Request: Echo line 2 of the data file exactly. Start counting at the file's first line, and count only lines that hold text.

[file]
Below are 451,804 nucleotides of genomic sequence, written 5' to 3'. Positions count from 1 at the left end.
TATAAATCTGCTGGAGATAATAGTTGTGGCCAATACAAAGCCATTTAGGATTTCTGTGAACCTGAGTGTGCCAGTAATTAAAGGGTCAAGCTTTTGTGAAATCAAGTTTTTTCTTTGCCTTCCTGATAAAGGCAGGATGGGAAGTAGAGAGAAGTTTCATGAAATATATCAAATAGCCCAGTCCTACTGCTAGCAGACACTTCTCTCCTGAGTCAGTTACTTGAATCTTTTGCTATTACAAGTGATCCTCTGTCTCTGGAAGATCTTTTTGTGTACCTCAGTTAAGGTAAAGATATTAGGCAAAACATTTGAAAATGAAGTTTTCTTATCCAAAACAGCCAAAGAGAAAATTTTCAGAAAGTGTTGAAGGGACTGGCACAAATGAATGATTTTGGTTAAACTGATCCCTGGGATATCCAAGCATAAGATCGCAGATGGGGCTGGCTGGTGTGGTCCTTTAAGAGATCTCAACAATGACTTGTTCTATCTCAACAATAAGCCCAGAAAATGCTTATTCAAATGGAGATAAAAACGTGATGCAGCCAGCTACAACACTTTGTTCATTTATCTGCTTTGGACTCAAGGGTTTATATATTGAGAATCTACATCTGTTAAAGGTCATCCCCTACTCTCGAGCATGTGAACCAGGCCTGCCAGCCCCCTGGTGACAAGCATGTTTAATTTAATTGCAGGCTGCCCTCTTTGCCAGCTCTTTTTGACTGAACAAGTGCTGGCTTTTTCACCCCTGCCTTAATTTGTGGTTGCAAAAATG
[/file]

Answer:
TATAAATCTGCTGGAGATAATAGTTGTGGCCAATACAAAGCCATTTAGGATTTCTGTGAACCTGAGTGTGCCAGTAATTAAAGGGTCAAGCTTTTGTGAAATCAAGTTTTTTCTTTGCCTTCCTGATAAAGGCAGGATGGGAAGTAGAGAGAAGTTTCATGAAATATATCAAATAGCCCAGTCCTACTGCTAGCAGACACTTCTCTCCTGAGTCAGTTACTTGAATCTTTTGCTATTACAAGTGATCCTCTGTCTCTGGAAGATCTTTTTGTGTACCTCAGTTAAGGTAAAGATATTAGGCAAAACATTTGAAAATGAAGTTTTCTTATCCAAAACAGCCAAAGAGAAAATTTTCAGAAAGTGTTGAAGGGACTGGCACAAATGAATGATTTTGGTTAAACTGATCCCTGGGATATCCAAGCATAAGATCGCAGATGGGGCTGGCTGGTGTGGTCCTTTAAGAGATCTCAACAATGACTTGTTCTATCTCAACAATAAGCCCAGAAAATGCTTATTCAAATGGAGATAAAAACGTGATGCAGCCAGCTACAACACTTTGTTCATTTATCTGCTTTGGACTCAAGGGTTTATATATTGAGAATCTACATCTGTTAAAGGTCATCCCCTACTCTCGAGCATGTGAACCAGGCCTGCCAGCCCCCTGGTGACAAGCATGTTTAATTTAATTGCAGGCTGCCCTCTTTGCCAGCTCTTTTTGACTGAACAAGTGCTGGCTTTTTCACCCCTGCCTTAATTTGTGGTTGCAAAAATG